GPIO_EM4EnablePinWakeup(0x2 << _GPIO_EM4WUEN_EM4WUEN_SHIFT, 0);
  • @napowelson


    Where can I find documentation on the pinmasks?


    It's kind of implicit in the naming of the pins capable of external wake-up. Consider this part of the alternate function table from the Pearl Gecko datasheet:




    Note that these pins are not numbered contiguously. In theory, we could provide a total of 16 pins for EM4 wake-up, but any given device only has a handful. These pin names correspond to their bit positions in the various registers associated with EM4 wake-up, e.g. GPIO_EXTILEVEL:




    You'll notice that although these bits are (potentially) numbered [15:0], they reside in the upper halfword of their associated registers. So, that leads to your next question:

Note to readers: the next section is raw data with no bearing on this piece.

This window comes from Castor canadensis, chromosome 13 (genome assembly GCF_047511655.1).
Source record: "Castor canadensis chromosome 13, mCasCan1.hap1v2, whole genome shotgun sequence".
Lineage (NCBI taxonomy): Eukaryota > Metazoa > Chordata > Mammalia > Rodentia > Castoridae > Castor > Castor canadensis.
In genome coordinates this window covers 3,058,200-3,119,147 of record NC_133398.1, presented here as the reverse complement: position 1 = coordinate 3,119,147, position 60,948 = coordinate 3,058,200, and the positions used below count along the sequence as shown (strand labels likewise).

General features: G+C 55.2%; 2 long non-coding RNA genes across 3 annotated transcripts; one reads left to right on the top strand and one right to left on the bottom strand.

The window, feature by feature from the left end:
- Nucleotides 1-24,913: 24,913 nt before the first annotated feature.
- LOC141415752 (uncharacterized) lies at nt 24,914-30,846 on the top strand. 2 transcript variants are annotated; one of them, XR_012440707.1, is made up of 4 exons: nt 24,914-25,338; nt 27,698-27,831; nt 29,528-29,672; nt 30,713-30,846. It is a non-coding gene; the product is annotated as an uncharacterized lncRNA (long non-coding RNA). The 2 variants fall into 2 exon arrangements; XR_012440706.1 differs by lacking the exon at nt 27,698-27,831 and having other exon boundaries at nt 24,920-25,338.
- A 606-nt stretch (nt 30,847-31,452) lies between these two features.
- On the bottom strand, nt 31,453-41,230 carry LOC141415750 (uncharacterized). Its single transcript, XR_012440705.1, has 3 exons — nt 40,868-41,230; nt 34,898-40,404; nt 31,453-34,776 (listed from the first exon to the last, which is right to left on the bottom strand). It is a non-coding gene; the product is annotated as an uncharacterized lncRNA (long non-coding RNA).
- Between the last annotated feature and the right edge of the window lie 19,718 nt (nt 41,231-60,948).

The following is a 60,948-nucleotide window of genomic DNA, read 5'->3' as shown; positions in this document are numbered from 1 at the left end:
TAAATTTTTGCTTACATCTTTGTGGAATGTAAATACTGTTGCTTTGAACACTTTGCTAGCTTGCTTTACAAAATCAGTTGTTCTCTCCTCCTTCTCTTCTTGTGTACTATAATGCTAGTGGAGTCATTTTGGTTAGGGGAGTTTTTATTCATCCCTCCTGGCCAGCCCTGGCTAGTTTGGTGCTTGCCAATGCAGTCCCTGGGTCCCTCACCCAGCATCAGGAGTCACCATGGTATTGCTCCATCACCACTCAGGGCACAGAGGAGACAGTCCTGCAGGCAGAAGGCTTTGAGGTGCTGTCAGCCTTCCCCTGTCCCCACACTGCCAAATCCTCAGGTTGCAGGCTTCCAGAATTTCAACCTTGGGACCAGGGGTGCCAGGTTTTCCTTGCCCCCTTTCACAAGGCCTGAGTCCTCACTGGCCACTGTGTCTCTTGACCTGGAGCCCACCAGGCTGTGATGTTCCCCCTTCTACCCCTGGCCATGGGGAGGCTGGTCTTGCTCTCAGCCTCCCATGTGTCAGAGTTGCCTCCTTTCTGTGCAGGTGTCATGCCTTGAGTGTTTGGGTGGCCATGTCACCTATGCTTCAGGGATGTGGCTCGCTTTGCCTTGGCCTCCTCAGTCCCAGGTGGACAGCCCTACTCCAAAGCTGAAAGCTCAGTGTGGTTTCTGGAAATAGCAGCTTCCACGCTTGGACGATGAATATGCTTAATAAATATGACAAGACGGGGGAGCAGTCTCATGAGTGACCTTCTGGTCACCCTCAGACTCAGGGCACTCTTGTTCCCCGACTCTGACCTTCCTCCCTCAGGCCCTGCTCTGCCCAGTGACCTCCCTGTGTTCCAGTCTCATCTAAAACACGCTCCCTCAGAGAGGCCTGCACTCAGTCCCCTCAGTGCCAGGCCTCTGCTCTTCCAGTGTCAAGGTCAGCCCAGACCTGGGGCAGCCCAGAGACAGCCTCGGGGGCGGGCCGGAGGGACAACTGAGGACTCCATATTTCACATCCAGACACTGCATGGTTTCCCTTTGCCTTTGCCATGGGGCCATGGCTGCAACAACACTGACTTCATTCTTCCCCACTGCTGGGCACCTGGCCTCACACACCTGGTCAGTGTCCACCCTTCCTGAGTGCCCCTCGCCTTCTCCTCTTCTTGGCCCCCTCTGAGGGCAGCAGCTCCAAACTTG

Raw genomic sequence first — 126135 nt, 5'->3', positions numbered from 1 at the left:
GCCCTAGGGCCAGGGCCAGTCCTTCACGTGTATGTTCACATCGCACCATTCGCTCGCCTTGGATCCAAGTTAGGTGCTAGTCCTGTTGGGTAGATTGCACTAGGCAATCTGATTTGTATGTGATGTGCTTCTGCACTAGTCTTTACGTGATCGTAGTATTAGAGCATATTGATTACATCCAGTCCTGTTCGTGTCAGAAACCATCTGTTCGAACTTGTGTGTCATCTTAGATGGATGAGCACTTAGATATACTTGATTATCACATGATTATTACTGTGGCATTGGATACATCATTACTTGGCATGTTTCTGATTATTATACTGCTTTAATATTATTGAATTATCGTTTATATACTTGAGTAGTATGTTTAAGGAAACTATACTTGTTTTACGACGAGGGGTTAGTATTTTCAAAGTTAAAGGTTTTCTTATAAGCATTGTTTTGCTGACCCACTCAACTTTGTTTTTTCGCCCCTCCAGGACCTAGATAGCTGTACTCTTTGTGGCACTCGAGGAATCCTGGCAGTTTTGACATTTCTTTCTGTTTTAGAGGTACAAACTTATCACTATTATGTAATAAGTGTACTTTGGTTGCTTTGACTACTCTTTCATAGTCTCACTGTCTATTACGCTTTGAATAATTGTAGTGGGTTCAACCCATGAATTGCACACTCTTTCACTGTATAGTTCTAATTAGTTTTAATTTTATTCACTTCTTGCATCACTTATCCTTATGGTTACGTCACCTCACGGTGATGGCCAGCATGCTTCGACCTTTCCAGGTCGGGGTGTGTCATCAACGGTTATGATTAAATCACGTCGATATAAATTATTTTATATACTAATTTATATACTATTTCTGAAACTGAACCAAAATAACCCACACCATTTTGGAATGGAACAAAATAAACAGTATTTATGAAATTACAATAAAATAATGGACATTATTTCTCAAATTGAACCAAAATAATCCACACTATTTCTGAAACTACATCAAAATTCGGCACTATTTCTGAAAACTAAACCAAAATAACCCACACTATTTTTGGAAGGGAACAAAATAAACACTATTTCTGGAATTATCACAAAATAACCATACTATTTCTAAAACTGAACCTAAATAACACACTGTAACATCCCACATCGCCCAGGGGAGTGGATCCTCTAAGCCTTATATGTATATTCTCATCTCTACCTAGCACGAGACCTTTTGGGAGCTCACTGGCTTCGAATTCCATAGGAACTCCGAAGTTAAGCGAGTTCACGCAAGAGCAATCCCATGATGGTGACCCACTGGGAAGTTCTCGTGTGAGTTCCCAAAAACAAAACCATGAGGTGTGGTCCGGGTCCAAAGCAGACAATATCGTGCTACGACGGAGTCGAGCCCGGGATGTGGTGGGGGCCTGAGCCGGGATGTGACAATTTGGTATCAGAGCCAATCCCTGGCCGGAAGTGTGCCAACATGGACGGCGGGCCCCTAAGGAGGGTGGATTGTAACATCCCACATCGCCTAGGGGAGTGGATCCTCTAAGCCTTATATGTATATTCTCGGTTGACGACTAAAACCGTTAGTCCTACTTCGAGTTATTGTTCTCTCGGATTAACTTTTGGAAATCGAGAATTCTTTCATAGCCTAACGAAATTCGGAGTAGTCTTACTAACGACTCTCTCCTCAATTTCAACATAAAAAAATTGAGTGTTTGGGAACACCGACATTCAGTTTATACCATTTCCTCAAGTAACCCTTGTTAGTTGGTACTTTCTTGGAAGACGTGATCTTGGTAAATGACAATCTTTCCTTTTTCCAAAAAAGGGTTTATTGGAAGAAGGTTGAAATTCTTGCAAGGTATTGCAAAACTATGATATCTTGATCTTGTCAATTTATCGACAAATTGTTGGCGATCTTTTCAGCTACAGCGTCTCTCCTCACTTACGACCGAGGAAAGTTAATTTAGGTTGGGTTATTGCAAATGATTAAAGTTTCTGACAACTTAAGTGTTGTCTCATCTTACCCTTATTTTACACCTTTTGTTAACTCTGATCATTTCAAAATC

In the example you use 0x2 to map the wakeup pin to PF7, but I don't understand the mapping.


    GPIO_EM4EnablePinWakeup(0x2 << _GPIO_EM4WUEN_EM4WUEN_SHIFT, 0);

    For any given EM4 wake-up pin, use the bit mask that corresponds to its position in the ordering of pins. As the datasheet table above shows, PF7 corresponds to EM4WU1, so the bit mask corresponding to it would be 0x02 (as 0x01 is the mask for EM4WU0 which is mapped to PF2). This mask is then shifted 16 bits left (_GPIO_EM4WUEN_EM4WUEN_SHIFT), so that it is read/written/ANDed/ORed with the upper 16 bits of whatever registers need to be written to enable, disable, set, or clear a bit in any register associated with EM4 wake-up (GPIO_EXTILEVEL, GPIO_IF, GPIO_IFC, GPIO_IFS, GPIO_IEN, and GPIO_EM4WUEN).


    I think that should help explain things. Heck this stuff probably warrants its own KB article Robot wink